Jurisdictional conflict in the running of Delhi

Jurisdictional conflict in the running of Delhi

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In the prosecutors’ issue, the Lt. Governor’s acts have not been in consonance with the Supreme Court’s 2018 ruling

“The exercise of establishing a democratic and representative form of government for NCT of Delhi by insertion of Articles 239AA and 239AB would turn futile if the Government of Delhi that enjoys the confidence of the people of Delhi is not able to usher in policies and laws over which the Delhi Legislative Assembly has powers to legislate for the NCT of Delhi.” So said the Constitution Bench of the Supreme Court in Government of NCT of Delhi vs. Union of India (2018). The issue before the Supreme Court was the jurisdictional conflicts between the government of NCT and the Union Government and its representative, the Lieutenant Governor.

Issues and possible solutions

The judgment which runs into more than 1,000 pages analyses the contentious issues which hobbled the State government and attempts to resolve them. Very lofty principles concerning constitutional morality, co-operative federalism, constitutional conscience, pragmatic federalism, etc., have been enunciated in this judgment. It reminds the Lt. Governor what his real functions are. It tells the State government that it should remember that Delhi is a special category Union Territory and lays down the parameters to enabling the harmonious functioning of the government and the Lt. Governor.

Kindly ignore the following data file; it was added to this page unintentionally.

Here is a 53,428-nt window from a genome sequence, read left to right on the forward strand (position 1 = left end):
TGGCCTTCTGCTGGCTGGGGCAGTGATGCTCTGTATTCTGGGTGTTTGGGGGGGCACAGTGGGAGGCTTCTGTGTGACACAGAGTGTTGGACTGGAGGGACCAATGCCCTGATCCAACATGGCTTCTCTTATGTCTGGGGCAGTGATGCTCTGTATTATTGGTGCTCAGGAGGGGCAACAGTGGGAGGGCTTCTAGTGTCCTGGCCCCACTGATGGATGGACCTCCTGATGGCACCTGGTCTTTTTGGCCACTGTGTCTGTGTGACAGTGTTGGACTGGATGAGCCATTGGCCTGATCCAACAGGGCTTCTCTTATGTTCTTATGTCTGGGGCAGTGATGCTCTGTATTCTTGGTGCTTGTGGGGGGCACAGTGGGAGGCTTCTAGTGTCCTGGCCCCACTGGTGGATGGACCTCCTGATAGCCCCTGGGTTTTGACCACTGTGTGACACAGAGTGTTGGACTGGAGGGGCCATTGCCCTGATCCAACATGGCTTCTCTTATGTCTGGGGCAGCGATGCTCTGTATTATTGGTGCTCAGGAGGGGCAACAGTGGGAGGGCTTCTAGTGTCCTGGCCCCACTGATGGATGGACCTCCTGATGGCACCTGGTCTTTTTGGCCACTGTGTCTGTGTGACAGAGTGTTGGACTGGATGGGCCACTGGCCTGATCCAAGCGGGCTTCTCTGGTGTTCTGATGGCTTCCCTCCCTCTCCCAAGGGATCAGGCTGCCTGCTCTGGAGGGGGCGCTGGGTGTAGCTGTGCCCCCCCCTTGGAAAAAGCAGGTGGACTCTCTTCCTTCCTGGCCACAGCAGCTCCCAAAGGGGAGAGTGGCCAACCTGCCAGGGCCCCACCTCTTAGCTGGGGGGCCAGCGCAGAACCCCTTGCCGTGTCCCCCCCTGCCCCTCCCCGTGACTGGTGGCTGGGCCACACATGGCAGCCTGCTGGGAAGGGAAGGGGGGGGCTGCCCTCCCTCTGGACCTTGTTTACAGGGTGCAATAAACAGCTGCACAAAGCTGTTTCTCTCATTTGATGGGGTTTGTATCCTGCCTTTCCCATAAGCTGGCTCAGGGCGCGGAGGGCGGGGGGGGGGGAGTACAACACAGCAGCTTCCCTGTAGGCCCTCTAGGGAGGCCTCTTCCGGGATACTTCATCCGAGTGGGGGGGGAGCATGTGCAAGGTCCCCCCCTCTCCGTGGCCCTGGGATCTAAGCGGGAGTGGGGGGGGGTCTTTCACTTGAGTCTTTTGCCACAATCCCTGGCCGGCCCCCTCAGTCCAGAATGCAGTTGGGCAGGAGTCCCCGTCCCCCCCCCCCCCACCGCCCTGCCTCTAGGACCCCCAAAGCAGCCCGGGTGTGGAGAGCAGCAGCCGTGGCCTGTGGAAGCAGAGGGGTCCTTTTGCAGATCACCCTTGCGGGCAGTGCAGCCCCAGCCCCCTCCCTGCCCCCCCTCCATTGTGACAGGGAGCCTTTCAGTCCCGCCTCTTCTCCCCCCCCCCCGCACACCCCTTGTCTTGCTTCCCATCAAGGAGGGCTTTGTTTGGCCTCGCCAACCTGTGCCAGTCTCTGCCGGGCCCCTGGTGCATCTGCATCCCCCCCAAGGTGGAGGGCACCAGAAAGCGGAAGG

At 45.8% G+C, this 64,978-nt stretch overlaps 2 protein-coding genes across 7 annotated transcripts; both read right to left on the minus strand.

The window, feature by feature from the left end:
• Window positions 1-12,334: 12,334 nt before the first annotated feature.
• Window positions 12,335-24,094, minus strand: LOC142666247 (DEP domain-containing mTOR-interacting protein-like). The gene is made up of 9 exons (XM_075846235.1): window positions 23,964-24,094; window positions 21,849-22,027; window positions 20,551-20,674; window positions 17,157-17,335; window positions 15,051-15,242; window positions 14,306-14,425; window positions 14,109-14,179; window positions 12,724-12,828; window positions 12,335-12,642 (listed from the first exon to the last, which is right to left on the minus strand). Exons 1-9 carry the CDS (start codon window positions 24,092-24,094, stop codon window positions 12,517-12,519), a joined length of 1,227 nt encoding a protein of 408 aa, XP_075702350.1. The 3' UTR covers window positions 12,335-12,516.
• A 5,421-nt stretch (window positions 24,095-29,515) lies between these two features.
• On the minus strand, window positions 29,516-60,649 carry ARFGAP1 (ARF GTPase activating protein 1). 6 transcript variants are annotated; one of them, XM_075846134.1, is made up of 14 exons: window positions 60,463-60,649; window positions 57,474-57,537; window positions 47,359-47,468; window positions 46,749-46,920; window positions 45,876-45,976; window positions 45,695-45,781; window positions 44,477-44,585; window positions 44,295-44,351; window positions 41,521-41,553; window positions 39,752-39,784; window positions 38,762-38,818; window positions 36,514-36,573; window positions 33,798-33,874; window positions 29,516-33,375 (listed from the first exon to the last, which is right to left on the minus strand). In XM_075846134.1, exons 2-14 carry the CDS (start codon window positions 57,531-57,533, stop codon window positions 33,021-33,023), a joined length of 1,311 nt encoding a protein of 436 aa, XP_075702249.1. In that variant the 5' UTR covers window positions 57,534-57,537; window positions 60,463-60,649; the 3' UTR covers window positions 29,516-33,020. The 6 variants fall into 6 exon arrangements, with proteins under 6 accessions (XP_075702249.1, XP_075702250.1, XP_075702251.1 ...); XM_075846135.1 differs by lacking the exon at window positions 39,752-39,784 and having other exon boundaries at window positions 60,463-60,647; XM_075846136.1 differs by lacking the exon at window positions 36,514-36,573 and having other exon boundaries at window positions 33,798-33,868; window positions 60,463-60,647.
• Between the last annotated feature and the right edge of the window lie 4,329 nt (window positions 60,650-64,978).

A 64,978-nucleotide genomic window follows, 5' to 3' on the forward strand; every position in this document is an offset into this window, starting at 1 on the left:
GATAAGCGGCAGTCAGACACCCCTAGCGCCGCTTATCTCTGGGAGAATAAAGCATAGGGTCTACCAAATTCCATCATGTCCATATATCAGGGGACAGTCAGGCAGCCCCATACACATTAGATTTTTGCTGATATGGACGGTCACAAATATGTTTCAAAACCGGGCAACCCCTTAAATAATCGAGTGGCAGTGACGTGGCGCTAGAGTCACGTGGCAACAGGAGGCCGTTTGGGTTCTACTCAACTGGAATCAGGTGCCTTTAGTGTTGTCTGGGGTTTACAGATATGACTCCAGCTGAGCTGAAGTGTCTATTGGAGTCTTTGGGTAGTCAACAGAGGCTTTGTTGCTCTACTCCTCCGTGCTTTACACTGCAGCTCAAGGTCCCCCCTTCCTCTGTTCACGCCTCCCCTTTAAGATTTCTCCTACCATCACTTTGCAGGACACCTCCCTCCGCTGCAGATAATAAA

The judgment clarified and settled many contentious issues such as the powers of the Lt. Governor vis-à-vis the elected government, his discretionary powers, the extent of the executive powers of the State government, etc. On the face of it, it did not very clearly delineate the issues in respect of which the Lt. Governor can refer a decision taken by the Council of Ministers to the President in the event of a difference of opinion between the Lt. Governor and the State government. Nevertheless, the Supreme Court has settled the law in regard to the ‘aid and advice’ of the Council of Ministers by affirming that the Lt. Governor is bound to act on the aid and advice except in respect of ‘Land’, ‘Public Order’ and the ‘Police’.